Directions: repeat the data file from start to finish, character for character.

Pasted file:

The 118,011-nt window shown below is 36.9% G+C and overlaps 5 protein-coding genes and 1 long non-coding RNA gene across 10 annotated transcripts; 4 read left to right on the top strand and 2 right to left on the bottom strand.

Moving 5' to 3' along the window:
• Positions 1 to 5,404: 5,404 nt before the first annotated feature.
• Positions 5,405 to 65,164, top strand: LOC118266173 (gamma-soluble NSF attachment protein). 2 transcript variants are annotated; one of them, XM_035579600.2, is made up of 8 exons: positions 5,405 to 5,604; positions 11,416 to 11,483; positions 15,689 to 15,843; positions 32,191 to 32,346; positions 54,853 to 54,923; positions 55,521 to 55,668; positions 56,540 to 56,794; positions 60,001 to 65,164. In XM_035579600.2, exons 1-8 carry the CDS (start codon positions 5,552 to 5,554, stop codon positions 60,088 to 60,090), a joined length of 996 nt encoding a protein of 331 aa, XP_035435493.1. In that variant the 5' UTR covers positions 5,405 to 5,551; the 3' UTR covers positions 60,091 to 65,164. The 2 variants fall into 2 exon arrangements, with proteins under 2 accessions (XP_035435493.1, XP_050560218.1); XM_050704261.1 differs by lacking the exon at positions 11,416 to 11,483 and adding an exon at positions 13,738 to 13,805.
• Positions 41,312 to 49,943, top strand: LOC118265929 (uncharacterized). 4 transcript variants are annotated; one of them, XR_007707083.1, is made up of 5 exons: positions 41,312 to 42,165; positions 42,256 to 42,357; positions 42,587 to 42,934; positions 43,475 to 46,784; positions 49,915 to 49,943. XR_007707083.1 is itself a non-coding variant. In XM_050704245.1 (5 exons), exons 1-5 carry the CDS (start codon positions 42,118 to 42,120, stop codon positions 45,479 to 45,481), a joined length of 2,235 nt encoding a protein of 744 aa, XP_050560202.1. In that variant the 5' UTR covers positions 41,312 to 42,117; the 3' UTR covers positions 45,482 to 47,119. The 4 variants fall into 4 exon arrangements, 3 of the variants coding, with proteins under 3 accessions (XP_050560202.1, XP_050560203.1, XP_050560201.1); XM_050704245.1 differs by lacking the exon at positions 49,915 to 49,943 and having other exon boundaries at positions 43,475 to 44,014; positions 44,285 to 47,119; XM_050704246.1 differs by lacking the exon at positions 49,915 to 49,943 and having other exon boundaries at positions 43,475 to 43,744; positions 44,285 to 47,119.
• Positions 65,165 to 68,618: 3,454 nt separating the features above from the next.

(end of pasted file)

The 118,011-nt window shown below is 36.9% G+C and overlaps 5 protein-coding genes and 1 long non-coding RNA gene across 10 annotated transcripts; 4 read left to right on the top strand and 2 right to left on the bottom strand.

Moving 5' to 3' along the window:
• Positions 1 to 5,404: 5,404 nt before the first annotated feature.
• Positions 5,405 to 65,164, top strand: LOC118266173 (gamma-soluble NSF attachment protein). 2 transcript variants are annotated; one of them, XM_035579600.2, is made up of 8 exons: positions 5,405 to 5,604; positions 11,416 to 11,483; positions 15,689 to 15,843; positions 32,191 to 32,346; positions 54,853 to 54,923; positions 55,521 to 55,668; positions 56,540 to 56,794; positions 60,001 to 65,164. In XM_035579600.2, exons 1-8 carry the CDS (start codon positions 5,552 to 5,554, stop codon positions 60,088 to 60,090), a joined length of 996 nt encoding a protein of 331 aa, XP_035435493.1. In that variant the 5' UTR covers positions 5,405 to 5,551; the 3' UTR covers positions 60,091 to 65,164. The 2 variants fall into 2 exon arrangements, with proteins under 2 accessions (XP_035435493.1, XP_050560218.1); XM_050704261.1 differs by lacking the exon at positions 11,416 to 11,483 and adding an exon at positions 13,738 to 13,805.
• Positions 41,312 to 49,943, top strand: LOC118265929 (uncharacterized). 4 transcript variants are annotated; one of them, XR_007707083.1, is made up of 5 exons: positions 41,312 to 42,165; positions 42,256 to 42,357; positions 42,587 to 42,934; positions 43,475 to 46,784; positions 49,915 to 49,943. XR_007707083.1 is itself a non-coding variant. In XM_050704245.1 (5 exons), exons 1-5 carry the CDS (start codon positions 42,118 to 42,120, stop codon positions 45,479 to 45,481), a joined length of 2,235 nt encoding a protein of 744 aa, XP_050560202.1. In that variant the 5' UTR covers positions 41,312 to 42,117; the 3' UTR covers positions 45,482 to 47,119. The 4 variants fall into 4 exon arrangements, 3 of the variants coding, with proteins under 3 accessions (XP_050560202.1, XP_050560203.1, XP_050560201.1); XM_050704245.1 differs by lacking the exon at positions 49,915 to 49,943 and having other exon boundaries at positions 43,475 to 44,014; positions 44,285 to 47,119; XM_050704246.1 differs by lacking the exon at positions 49,915 to 49,943 and having other exon boundaries at positions 43,475 to 43,744; positions 44,285 to 47,119.
• Positions 65,165 to 68,618: 3,454 nt separating the features above from the next.